Knowing a soil’s water, mineral, and organic components and their proportions can help us determine its productivity and what the best use for that soil may be. Several soil properties that can be readily tested or examined are used to describe and differentiate soil types. The most important properties are discussed below:
1. Colour: A soil’s colour is generally related to its physical and chemical characteristics. E.g.
- Soils rich in humus tend to be dark because decomposed organic matter is black or brown. Soils with high humus content are usually very fertile, so dark brown or black soils are often referred to as ‘rich’. [Note – Some dark soils may be dark because of other soil forming factors and may have little or no humus]
- Red or yellow soils typically indicate the presence of iron.
2. Texture: The soil texture refers to the coarseness/fineness of the mineral matter in the soil. It is determined by the proportion of the sand, silt and clay particles:
- Clay: Particle Size – diameters less than 0.002 millimetre
- Silt: Particle Size – diameters between 0.002 millimetres to 0.05 millimetres.
- Sand: Particle Size – diameters between 0.05 and 2 millimetres.
[Rocks larger than 2 millimetres are regarded as pebbles, gravel, or rock fragments and technically are not soil particles.]
Clay being the finest of all plays the most important role in soil chemistry (offers more surface area).
The proportions of each of these soil fractions determine soil texture and its properties.
The soil texture directly affects:
- The soil water content
- Water flow
- Retention of nutrients
- Extent of aeration
Loamy Soil: Loamy soil is the one in which none of the three (sand/silt/clay) dominates the other two. In particular, loamy soil has about 40% sand, 40%silt, and 20% clay.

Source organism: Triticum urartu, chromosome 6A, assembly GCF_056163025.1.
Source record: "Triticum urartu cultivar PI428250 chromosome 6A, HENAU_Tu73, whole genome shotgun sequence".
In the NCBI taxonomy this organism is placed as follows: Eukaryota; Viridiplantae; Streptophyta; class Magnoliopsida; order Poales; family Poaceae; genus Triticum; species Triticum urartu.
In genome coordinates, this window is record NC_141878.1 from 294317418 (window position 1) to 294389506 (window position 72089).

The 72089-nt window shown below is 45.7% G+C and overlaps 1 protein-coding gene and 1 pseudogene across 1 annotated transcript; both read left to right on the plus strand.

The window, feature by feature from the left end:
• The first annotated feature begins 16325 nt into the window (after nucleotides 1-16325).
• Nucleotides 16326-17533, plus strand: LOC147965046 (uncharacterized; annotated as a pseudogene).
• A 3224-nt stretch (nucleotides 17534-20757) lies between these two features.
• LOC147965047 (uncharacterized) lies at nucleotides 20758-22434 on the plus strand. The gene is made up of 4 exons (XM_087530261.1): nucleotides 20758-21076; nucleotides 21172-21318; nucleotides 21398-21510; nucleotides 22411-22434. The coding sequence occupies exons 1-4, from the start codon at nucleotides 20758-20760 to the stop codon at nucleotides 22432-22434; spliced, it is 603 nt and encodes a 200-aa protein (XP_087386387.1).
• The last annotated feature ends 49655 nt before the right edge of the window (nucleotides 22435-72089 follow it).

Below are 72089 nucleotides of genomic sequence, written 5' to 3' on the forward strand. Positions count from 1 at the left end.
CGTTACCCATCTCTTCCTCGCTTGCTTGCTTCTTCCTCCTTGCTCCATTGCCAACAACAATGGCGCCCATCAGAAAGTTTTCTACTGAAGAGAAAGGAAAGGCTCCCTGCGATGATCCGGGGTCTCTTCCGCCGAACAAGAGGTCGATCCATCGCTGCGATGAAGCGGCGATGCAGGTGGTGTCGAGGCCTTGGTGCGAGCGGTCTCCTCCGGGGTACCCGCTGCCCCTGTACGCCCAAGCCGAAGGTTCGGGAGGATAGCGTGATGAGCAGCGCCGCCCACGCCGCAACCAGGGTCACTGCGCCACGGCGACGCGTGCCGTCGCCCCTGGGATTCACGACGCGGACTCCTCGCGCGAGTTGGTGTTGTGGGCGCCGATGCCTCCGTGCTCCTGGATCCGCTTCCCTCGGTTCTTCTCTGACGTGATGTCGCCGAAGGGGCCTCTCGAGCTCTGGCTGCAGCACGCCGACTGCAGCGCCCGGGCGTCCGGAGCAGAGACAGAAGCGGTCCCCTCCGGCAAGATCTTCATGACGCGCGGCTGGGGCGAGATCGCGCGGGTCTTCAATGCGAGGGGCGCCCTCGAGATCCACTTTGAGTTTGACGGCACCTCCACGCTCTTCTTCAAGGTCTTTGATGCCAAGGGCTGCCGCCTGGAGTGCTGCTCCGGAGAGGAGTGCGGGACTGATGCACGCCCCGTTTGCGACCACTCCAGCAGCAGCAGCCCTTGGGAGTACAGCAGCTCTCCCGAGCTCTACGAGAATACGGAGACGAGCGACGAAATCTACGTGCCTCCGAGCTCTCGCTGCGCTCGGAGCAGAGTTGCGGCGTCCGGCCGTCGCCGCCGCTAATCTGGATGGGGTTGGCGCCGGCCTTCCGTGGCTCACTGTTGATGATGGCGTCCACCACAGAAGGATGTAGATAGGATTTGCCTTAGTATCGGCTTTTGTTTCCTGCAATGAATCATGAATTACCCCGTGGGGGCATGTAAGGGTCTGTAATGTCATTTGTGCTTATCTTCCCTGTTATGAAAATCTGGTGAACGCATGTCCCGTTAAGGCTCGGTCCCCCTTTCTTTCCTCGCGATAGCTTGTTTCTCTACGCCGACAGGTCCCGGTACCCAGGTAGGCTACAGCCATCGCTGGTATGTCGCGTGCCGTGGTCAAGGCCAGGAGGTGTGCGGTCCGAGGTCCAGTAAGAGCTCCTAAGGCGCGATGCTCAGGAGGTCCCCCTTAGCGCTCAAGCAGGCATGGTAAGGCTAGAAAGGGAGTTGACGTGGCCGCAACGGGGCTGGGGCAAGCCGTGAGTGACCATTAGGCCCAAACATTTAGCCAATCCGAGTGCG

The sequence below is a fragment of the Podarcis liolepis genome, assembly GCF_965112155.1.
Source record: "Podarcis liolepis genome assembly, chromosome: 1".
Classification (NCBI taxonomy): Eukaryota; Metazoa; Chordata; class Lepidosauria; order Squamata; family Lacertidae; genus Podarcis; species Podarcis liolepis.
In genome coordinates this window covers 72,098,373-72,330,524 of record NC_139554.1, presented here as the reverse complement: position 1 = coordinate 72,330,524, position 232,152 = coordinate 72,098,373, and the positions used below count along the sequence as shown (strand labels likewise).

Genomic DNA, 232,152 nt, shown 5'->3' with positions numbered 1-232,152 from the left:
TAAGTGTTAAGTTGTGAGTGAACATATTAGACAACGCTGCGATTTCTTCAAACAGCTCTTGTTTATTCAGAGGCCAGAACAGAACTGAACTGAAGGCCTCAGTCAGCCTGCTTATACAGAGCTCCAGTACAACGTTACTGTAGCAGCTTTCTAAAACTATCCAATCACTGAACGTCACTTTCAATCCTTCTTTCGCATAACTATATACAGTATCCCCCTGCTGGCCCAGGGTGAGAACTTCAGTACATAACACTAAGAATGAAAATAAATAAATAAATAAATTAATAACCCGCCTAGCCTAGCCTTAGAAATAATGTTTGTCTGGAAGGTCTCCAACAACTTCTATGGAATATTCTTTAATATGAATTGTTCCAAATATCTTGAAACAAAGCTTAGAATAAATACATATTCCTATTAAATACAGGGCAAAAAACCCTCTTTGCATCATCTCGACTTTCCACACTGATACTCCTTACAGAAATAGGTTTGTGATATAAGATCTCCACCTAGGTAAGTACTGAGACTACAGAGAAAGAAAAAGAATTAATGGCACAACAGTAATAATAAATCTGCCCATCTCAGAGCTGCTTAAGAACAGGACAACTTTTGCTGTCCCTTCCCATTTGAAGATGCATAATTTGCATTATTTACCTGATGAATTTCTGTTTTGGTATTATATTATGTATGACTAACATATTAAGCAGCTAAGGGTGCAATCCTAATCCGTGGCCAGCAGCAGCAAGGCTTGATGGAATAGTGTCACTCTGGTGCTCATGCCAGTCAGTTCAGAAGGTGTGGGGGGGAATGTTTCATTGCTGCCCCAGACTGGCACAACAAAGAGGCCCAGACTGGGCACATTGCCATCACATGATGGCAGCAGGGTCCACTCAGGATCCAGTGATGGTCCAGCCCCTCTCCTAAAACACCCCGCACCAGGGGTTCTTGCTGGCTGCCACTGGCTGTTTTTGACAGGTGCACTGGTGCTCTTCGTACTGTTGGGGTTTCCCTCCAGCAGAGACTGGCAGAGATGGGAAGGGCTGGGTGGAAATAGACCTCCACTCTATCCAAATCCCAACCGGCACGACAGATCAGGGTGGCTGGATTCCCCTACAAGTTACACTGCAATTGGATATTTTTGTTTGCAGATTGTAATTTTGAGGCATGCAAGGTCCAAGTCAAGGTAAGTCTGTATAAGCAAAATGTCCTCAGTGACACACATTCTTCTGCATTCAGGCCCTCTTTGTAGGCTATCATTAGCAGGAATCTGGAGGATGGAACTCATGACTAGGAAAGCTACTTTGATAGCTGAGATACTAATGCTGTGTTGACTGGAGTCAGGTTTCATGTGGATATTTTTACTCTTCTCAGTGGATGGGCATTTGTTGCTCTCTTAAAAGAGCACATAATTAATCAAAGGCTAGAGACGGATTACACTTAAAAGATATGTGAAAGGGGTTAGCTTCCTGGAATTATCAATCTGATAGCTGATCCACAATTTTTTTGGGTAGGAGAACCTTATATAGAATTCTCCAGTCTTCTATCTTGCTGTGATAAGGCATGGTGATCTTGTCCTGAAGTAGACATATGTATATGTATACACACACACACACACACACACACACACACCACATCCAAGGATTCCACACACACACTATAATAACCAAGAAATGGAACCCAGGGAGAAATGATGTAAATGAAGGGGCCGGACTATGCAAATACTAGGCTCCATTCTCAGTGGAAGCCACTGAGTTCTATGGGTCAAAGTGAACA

Generally speaking, Good Soils = Clay + Humus. The clay-humus complex is essential for a fertile soil as it provides it with a high water and nutrient holding capacity. Humus acts as a cement binding the soil particles together and thus reducing the risk of erosion.
3. Structure :
While the soil texture describes the size of soil particles, soil structure refers to the arrangement of the soil particles. The way in which sand, silt, clay and humus bond together is called soil structure. Structure can partially modify the effects of soil texture.
Some structural characteristics of soil:
- Permeability – The ease with which liquids/gases can pass through rocks or a layer of soil is called permeability. It depends on the size, shape and packing of particles. It is usually greatest in sandy soils and poor in clayey soils.
- Porosity – The volume of water which can be held within a soil is called its porosity. It is expressed as a ratio of volume of voids (pores) to the total volume of the material.
- Note: Most porous rocks are permeable with the exception of clay in which pore spaces are so small that they are often sealed with groundwater held by surface tension. Another exception – granite is non-porous but permeable. It is a crystalline rock and hence non-porous. Its individual crystals absorb little or no water but the rock may have numerous joints/ cracks through which the water can pass rendering it permeable.
- A soil with high organic content also tends to have high porosity.
4. Soil Chemistry – Acidity or Alkalinity:
An important aspect of soil chemistry is acidity, alkalinity (baseness), or neutrality.
Low pH values indicate an acidic soil, and a high pH indicates alkaline conditions. Most complex plants grow only in the soils with levels between pH 4 and pH 10 but optimum pH varies with the plant species.
- In arid and semi-arid regions, soils tend to be alkaline and soils in humid regions tend to be acidic.